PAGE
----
Australia’s big four banks are the most profitable in the world. Last year they made A$27 billion in profit, up 9.5% on the previous year. Tech leaders in Australia say the financial industry is ripe for disruption by financial tech startups as well as the big tech companies like Google, Facebook, Apple and Amazon.
This warning has been echoed by the banks themselves, with their leaders constantly trying to downplay the massive profits by suggesting threats to their business are just around the corner. Certainly if you consider bank fees, it’s easy to see how companies could force more competition in the finance sector by undercutting the banks on transaction costs, especially those for electronic payments with credit and debit cards.
The problem here is that bank transaction costs for processing card payments are relatively low. When you look at companies like Square, an up-and-coming US tech company that provides credit card processing through mobile devices, the fees are actually higher. The issue with companies like Square is that they’re trying to compete with banks using an identical approach and it’s very hard to see how they can disrupt the incumbents on that basis.
The only way fees and transaction costs can be lowered is to cut out any middle men in the process and move to a peer-to-peer transaction system or cryptocurrency, the most notable of which is Bitcoin. Because the transaction can go directly between the buyer and seller, most, if not all, fees can be avoided.
Peer-to-peer finance systems are already established with a number peer-to-peer lending players in Australia.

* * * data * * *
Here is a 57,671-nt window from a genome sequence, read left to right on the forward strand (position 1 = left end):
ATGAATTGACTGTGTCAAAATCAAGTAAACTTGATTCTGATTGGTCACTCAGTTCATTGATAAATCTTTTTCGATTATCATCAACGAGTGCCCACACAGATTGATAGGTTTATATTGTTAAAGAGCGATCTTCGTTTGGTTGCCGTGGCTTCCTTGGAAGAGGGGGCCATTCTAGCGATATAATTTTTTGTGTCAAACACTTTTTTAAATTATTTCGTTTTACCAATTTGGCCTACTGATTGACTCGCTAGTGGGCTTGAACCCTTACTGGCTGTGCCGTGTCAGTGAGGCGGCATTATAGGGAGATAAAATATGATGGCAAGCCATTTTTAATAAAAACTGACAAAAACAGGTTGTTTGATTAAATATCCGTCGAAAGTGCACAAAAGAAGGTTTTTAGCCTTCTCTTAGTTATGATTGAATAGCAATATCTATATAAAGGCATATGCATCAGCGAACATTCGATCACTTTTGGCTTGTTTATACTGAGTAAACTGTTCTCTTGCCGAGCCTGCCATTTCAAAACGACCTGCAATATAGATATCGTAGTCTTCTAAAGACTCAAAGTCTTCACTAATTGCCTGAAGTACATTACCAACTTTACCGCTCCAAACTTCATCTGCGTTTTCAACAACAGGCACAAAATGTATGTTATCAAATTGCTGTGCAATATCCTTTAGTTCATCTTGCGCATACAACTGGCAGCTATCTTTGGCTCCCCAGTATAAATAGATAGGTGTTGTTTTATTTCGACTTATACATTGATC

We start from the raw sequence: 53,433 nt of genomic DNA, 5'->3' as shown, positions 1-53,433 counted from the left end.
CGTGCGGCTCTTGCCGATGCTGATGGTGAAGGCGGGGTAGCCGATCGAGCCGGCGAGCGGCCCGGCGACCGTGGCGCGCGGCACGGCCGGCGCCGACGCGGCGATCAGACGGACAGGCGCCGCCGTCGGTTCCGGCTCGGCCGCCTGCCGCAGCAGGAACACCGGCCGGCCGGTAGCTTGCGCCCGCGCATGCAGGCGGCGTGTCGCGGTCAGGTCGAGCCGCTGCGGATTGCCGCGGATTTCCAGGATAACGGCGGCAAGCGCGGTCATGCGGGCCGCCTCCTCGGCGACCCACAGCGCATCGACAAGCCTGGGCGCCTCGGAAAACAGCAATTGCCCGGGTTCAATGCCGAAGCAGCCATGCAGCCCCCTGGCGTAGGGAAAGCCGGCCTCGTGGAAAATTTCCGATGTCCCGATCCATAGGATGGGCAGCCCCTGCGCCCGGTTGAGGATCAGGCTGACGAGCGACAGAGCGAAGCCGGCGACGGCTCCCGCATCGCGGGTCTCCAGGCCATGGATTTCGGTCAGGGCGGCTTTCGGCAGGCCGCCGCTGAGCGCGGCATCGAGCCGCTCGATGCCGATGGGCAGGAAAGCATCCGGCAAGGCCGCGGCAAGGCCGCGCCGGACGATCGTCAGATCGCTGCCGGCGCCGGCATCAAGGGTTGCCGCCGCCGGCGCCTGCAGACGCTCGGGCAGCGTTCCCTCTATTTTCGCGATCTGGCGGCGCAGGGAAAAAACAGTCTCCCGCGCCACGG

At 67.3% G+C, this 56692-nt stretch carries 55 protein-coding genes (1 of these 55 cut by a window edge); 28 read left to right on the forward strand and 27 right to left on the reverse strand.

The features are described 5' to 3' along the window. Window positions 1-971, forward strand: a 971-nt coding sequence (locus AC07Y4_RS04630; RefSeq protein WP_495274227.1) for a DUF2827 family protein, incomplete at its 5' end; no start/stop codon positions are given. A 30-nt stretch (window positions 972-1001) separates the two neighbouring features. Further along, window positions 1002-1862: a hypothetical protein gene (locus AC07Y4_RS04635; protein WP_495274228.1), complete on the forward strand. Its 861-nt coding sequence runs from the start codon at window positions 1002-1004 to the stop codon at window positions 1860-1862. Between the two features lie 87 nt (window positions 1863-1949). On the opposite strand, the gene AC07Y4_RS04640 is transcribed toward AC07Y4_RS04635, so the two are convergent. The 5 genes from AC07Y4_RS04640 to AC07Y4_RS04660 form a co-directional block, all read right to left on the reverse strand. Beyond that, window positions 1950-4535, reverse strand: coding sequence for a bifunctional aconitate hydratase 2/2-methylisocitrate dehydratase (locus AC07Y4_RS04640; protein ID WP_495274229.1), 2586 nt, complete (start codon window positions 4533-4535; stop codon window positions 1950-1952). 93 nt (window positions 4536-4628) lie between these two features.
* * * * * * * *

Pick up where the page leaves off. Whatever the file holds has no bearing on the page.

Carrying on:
The majority of bank revenue comes from income on lending. In [Australia]((http://www.bankers.asn.au/ArticleDocuments/192/Fact%20Sheet%20Banks%20Profits%20FAQs.PDF.aspx), 86% of bank revenue comes from income off loans compared to the 14% from fees and charges. The difference in the rates offered by banks to their borrowers and investors is as much as 10%. This is an obvious disadvantage to the lenders as well as the borrowers.
Peer-to-peer lenders put lenders of money directly together with borrowers through internet platforms such as Facebook. US-based Lending Club started as a Facebook application and attracted investment from Google that valued the company at US$1.6 billion. In Australia, Society One has developed its own platform for handling the mechanics of matching borrowers and lenders. Westpac invested A$5 million in Society One via its venture capital fund earlier this year.
When cryptocurrencies meet peer-to-peer lending
Of course, cryptocurrencies become ideal vehicles for peer-to-peer lending and there is a growing number of companies offering this service. OKCoin, China’s largest Bitcoin exchange has recently enabled customers to invest in funds that are effectively run on the back of peer-to-peer lending.
As a business, OKCoin has attracted investors both in China and from Silicon Valley. It joins other peer-to-peer Bitcoin lenders like BTCJam which offers loans at rates well below that of major banks.
Peer-to-peer lending and currencies come with a history of high volatility and risk, but they are a clear warning to the finance industry that it can’t afford to be complacent. The whole notion of peer-to-peer lending and currencies has been dubbed the “Internet of Money,” in parallel to the next big move in connected devices on the internet called the “Internet of Things” - based on devices communicating directly with each other and not through any intermediaries.
The reaction of the banks worldwide so far to the threat of peer-to-peer finance has been to try and hinder potential rivals’ progress by refusing to do business with companies that exchange cryptocurrencies. Australian bank NAB closed the accounts of several customers in the business of Bitcoin in April. This is by far the easiest strategy given their dominant position in the market and their general lack of interest in moving quickly on technological innovation.
How the peer-to-peer financial companies respond to work with or around the banks is going to be interesting to see. This is one of the things leaders in this space will be discussing at a conference on Bitcoin to be held in July in Melbourne. An event that the banks will presumably be watching closely.